Maggie Jones on the importance of arts education and the Coalition’s continued failure to get it
Education Secretary Nicky Morgan’s reputation as a safe pair of hands, in contrast to her predecessor Michael Gove, appears to have come to an abrupt end. In what should have been a welcome speech, promoting the importance of studying STEM subjects (science, technology, engineering and maths), she instead wrote off the value of an arts and humanities education, stating “it couldn’t be further from the truth” that such subjects provided a good grounding for a wide range of jobs. Ironic really, given that 34% of chief executives of FTSE 100 companies have an arts degree.
The Education Secretary’s intervention is instructive because it reinforces the increasing evidence that the Coalition government does not understand the importance of arts and creativity in the curriculum. Traceable to Michael Gove’s disastrous introduction of an Ebacc at GCSE level with no space for arts subjects, it has continued through the current ‘discounting’ system of performance measures.
As a result, some subjects are downgraded at the expense of others, leading to a decline in take up of arts GCSE’s; while at primary school level, participation in the arts is down by a third. The move to assessment purely based on end of course exams, with most practical work deleted, compounds the attack on creativity. Yet later today, when Peers debate the importance of arts education in schools, a wide consensus will be apparent on the intrinsic value of a grounding in the arts, as well as the positive impact it has on our economy, health, wellbeing and civic involvement.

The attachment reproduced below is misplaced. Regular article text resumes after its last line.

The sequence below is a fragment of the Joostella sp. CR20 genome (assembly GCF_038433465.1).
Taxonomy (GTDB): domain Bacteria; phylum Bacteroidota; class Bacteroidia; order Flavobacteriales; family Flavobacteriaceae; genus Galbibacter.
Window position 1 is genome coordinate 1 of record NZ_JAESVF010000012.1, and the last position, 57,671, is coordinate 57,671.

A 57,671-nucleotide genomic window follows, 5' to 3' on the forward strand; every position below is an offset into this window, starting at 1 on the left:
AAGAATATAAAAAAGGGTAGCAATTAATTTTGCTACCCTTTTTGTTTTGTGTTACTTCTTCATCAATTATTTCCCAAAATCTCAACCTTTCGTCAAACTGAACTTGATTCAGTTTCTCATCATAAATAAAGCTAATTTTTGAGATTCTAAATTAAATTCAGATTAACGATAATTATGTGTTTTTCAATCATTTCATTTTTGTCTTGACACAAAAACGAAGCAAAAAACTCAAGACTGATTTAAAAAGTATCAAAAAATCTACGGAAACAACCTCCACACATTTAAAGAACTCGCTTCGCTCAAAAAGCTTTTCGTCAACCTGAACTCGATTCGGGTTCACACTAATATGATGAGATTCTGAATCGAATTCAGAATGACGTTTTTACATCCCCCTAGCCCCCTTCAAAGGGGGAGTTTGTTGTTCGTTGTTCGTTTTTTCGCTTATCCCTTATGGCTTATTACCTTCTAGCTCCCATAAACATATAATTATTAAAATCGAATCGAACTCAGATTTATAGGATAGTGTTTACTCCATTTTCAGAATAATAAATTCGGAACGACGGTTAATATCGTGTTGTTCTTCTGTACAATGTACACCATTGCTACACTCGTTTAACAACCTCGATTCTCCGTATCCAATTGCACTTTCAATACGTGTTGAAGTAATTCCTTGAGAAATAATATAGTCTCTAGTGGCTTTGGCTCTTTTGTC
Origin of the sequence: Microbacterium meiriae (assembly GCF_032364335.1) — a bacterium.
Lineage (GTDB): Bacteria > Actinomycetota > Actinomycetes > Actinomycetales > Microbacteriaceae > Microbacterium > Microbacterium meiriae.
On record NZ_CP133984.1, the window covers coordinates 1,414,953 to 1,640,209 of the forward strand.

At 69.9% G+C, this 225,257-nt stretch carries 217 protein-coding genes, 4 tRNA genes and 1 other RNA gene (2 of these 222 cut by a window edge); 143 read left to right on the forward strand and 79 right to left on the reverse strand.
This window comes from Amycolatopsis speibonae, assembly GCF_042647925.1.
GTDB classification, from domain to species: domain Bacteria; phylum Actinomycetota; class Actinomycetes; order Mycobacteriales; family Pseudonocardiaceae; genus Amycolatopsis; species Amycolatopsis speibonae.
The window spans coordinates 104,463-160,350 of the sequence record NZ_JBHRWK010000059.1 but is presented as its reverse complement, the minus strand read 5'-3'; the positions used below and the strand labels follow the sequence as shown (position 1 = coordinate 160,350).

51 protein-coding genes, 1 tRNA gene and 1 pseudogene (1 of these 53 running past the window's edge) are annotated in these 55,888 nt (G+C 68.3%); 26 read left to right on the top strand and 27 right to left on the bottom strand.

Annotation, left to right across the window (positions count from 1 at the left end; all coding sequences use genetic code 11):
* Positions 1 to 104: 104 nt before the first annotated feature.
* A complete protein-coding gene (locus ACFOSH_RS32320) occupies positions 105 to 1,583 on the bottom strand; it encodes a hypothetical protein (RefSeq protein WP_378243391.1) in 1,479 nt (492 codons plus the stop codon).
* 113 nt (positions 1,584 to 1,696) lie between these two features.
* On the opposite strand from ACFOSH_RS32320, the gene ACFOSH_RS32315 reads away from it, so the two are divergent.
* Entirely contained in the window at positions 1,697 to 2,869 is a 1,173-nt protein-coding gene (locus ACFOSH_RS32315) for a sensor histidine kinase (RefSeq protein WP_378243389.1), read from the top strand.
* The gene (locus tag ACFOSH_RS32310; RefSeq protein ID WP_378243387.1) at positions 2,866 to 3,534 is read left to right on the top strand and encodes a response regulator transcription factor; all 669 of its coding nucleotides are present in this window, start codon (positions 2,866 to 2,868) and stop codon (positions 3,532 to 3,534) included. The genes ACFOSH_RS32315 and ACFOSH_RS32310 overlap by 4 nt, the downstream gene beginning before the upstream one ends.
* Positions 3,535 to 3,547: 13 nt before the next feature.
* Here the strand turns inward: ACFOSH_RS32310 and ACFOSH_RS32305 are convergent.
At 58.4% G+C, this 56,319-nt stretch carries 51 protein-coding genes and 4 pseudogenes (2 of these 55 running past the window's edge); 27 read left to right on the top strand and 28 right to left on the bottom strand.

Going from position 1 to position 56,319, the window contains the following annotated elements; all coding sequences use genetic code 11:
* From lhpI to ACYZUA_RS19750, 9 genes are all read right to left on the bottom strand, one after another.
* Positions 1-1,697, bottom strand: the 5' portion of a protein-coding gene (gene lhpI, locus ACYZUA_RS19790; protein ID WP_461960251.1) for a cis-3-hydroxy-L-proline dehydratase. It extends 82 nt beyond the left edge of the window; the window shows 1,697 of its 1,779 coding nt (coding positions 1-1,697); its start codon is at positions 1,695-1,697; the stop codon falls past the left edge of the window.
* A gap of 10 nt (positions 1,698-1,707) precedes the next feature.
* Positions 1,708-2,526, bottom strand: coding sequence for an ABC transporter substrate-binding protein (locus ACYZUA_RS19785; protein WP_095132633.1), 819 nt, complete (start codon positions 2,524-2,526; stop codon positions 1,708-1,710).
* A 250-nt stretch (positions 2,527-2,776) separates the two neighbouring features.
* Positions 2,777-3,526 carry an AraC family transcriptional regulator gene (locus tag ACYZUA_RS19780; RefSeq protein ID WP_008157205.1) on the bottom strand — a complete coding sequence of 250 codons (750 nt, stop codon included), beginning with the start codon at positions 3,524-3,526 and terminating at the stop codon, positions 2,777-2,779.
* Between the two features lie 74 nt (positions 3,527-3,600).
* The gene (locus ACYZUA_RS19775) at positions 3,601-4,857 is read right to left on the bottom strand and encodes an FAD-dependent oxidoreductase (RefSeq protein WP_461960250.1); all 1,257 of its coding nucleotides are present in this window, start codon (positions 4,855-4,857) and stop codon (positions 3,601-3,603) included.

The creative industries are growing three times as fast as the rest of the UK economy, contributing over £70billion and accounting for 2.5 million jobs. But more than that, employers from all sectors are crying out for people able to think creatively, experiment and communicate. It is essential to our future prosperity.
This is why Labour supports calls for a broader education embracing a mixture of arts and science – literally transforming the concept of STEM into STEAM, with the arts taking their rightful place. We reject the binary choice between science and arts, and are committed to a broad and balanced curriculum that encourages young people to be both creative and analytical.
What is more, we are consulting on how best to ensure that every child regularly witnesses the arts in action – whether theatre, dance, museums and galleries – and hears a variety of live music. We would also give them opportunities to express themselves, learning how to perform on stage, play a musical instrument and create their own art. Labour also believes that an outstanding cultural education should be intrinsic to the school ethos, both as part of the formal curriculum and through new extra-curricular activities in our 8am to 6pm wrap around school offer.
Ultimately, when it comes to judging success, we already have a proud record of promoting and supporting the arts, and will do so again when back in government. Sadly, the Coalition will be judged by their tone and actions, and a legacy that demonstrates they never fundamentally understood the importance of the arts to our society.
Baroness Maggie Jones of Whitchurch is Shadow Education Minister in the House of Lords. She tweets @WhitchurchGirl
Published 27th November 2014